I haven’t seen a decent movie adaptation of Dracula yet (although I’m a huge fan of Nosferatu, against all odds) and it’s upsetting how much material there is in the book that would be perfect in a movie and hasn’t been used yet. I am terrible at fancasting (some of these are tongue-in-cheek) but I’m going to go for it. Feel free to comment or link me with your own choices!
In Order Of Appearance:
Shawn Ashmore as Jonathan Harker
Daniel Craig as Dracula
Eva Green as Mina Murray
Lily James as Lucy Westenra
Tom Hiddleston as Jack Seward
Chris Pratt as Quincey Morris
Richard Madden as Arthur Holmwood:
I left out some characters we haven’t met yet. This fancasting is super white, too: I went with Typical Hollywood Fare if that’s not obvious. I might do another one and/or a POC one when we’re further along.
I’ve mentioned this before, but I’ll keep mentioning that communication (through whatever medium) as power is a huge theme in this book. Dracula knows it, when he makes Jonathan write letters to mislead anyone looking for him and when he takes away all of Jonathan’s paper along with his luggage (54). I really enjoy the different forms of journals or diaries that the various characters use, eg Jonathan and Mina with stenography, Dr. Seward with the phonograph (74).
Speaking of Dr. Seward, we haven’t seen any memorandums for a while but he’s got one: “Mem. Under what circumstances would I not avoid the
pit of hell?” (75).
Why is he asking this to himself, especially at this point in the story where all he’s doing is sitting around being sad about Lucy and watching Renfield? DISCUSS.
Lucy Westenra is hilarious and great but also terrifying. I’m curious why Dr. Seward says that Lucy “is a curious psychological study” (69), as quoted by Lucy. Is it because he’s in love with her already or because there’s something about her that is interesting?
I mean, Lucy is a pretty odd girl. When Seward is trying to propose and is FIDGETING WITH AN EXTREMELY SHARP SURGICAL INSTRUMENT (70) Lucy just thinks it’s adorable. She’s also considers hanging out in graveyards as totally normal for respectable young ladies (to be fair, Mina’s right there with her on that one).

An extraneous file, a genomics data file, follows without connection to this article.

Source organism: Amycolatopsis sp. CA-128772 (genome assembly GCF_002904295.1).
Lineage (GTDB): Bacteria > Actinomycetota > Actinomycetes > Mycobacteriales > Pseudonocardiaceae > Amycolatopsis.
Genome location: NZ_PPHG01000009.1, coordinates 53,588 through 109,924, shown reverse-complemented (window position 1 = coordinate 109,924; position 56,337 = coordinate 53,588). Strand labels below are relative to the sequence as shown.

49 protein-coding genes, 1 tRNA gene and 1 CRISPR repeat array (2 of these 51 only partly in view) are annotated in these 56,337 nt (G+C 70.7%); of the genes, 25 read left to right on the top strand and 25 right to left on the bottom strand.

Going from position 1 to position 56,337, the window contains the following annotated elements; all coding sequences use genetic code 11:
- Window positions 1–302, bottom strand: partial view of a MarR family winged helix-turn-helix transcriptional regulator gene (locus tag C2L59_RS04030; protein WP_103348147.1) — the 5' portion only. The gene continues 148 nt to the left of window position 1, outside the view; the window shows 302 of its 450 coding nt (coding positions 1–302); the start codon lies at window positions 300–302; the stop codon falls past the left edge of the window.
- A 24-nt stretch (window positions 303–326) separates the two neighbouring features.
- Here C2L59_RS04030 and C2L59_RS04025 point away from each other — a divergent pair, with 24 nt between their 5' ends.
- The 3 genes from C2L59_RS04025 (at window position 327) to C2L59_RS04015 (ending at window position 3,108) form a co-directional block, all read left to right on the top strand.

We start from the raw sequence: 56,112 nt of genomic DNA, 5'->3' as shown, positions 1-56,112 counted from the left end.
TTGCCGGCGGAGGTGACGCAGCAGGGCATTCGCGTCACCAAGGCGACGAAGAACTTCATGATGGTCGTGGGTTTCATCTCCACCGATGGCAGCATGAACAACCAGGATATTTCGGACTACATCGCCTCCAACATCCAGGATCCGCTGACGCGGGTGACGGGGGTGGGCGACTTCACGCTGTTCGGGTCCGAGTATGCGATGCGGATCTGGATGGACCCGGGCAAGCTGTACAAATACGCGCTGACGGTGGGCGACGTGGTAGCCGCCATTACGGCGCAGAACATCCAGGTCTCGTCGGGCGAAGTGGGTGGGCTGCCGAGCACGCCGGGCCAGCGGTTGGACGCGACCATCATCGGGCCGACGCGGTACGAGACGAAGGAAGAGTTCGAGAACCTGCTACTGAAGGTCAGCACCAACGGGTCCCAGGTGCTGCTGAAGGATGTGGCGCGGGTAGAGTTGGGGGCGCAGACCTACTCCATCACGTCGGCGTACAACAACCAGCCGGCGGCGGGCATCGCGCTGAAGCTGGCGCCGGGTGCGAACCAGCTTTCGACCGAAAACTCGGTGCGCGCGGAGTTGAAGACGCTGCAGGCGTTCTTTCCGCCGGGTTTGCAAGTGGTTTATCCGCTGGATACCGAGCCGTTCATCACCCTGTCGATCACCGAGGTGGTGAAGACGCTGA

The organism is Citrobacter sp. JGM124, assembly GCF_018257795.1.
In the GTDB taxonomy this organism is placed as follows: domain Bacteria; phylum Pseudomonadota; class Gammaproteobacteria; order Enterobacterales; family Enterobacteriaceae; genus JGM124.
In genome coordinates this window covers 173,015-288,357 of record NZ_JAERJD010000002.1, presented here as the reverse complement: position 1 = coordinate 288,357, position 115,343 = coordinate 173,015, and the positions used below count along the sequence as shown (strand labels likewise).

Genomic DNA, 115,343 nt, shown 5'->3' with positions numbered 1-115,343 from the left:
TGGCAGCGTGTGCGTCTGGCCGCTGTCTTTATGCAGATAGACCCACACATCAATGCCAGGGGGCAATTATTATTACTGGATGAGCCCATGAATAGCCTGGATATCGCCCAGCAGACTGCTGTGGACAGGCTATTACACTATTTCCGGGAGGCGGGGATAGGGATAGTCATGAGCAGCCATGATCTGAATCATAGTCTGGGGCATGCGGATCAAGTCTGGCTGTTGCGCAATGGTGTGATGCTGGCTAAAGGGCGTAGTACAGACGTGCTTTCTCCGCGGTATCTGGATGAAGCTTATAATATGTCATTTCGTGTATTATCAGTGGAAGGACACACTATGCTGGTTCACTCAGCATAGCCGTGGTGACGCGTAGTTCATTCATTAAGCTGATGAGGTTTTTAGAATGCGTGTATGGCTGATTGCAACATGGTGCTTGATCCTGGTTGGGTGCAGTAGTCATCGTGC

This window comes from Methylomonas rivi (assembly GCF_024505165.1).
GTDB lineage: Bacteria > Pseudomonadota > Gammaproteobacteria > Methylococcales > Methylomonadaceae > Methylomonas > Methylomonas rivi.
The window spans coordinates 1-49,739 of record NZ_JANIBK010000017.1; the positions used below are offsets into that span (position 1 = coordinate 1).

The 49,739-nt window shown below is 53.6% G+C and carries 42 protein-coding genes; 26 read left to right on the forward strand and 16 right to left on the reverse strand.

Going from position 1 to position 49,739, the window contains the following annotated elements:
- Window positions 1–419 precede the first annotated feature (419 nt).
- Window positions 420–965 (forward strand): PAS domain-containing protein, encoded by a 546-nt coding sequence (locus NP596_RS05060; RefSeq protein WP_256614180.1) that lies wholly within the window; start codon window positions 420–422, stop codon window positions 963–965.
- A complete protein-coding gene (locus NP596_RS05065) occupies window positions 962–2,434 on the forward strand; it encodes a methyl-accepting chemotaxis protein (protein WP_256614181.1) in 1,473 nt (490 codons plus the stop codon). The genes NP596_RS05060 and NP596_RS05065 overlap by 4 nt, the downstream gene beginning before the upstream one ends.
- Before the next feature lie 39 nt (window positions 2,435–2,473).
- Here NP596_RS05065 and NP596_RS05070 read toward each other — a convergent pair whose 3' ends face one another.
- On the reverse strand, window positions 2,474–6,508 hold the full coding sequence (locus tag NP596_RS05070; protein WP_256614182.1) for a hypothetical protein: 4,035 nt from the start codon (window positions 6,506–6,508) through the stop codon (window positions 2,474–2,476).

I love that the other supporting characters are first introduced as Lucy’s gaggle of suitors. “Why can’t they let a girl marry three men, or as many as want her, and save all this trouble?” (73). QUESTION, do you think Lucy is secretly really pleased and vain that she has so many boys falling for her? Or is she honestly upset that she has to hurt at least two of them? DISCUSS.
Seward: Lucy rejected me, I guess I’ll go study my favorite madman to make myself feel better. Morris: Lucy rejected me, I guess I’ll invite her other boyfriends to a barbecue! Holmwood: I am so good I can express myself by telegram.
Lucy’s clearly got problems, though. When Mina’s describing her sleepwalking and says, “there is an odd concentration about her which I do not understand” (90), I got chills. First of all, yikes, and second of all, is Dracula influencing Lucy in some way? She starts sleepwalking before Dracula even (presumably, if we judge by the ship’s arrival) gets to England. DISCUSS? IDK.
Mina mentions practicing her observation skills and writing everything down, just like lady journalists (67) which is probably my favorite thing any Victorian heroine has ever said, but that’s beside the point. Is the implication that Mina is the correspondent who writes the article for the Dailygraph? In previous readings, I assumed she was just pasting in the shipwreck article and the captain’s log because it was relevant, but now I think it is written by her. Otherwise it doesn’t make sense for the article writer to mention what Swale said. Right??? Hashtag internalized misogyny because I assumed anyone writing an article would automatically be a dude. DISCUSS.
Mina doesn’t have the same kitten-like appeal to everyone around her the way Lucy does, but she still seems to attract good friends, eg the old dude Swale. And if she DID write the Dailygraph article, she managed to convince the guys in charge to let her take down the captain’s log, even though it seems like that would be classified to whatever investigations are going on.
We haven’t seen much of Renfield yet, but he seems suitably terrifying and disgusting. I honestly can’t remember anything that happens with Renfield later on, but he definitely has a vampire-like tendency of eating things for their energy, for whatever reason.
We haven’t seen Dracula for a while, but am I correct in assuming the giant dog that runs off the ship is Dracula in disguise? Or am I crazy? DISCUSS.
There are a couple references in these chapters to early Victorian poetry, if you want some further reading:
“Casabianca” (also known as “The Boy Stood On The Burning Deck”) by Felicia Dorothea Hemans is appropriately terrifying and sad, and also involves a lot of people dying on a boat.
“Marmion” by Sir Walter Scott is a fairly long poem that I …have not read. Judging by the plot, it’s moderately scandalous! Let me know if you read this and if there are any interesting parallels to Dracula.
I am a pumpkin disguised in human skin, and it should come as no surprise that fall is my favorite season and September/October are my absolute favorite months. There are a few books I love rereading this time of year, whether because they’re school-themed or Halloween-themed or are plain good and cuddly like a spicy latte. Since I am a scifi-loving pumpkin, the recommendations below are all on the speculative fiction/SF&F side of things.
Grab a bouquet of newly-sharpened pencils and enjoy the new school year at one of these magical schools: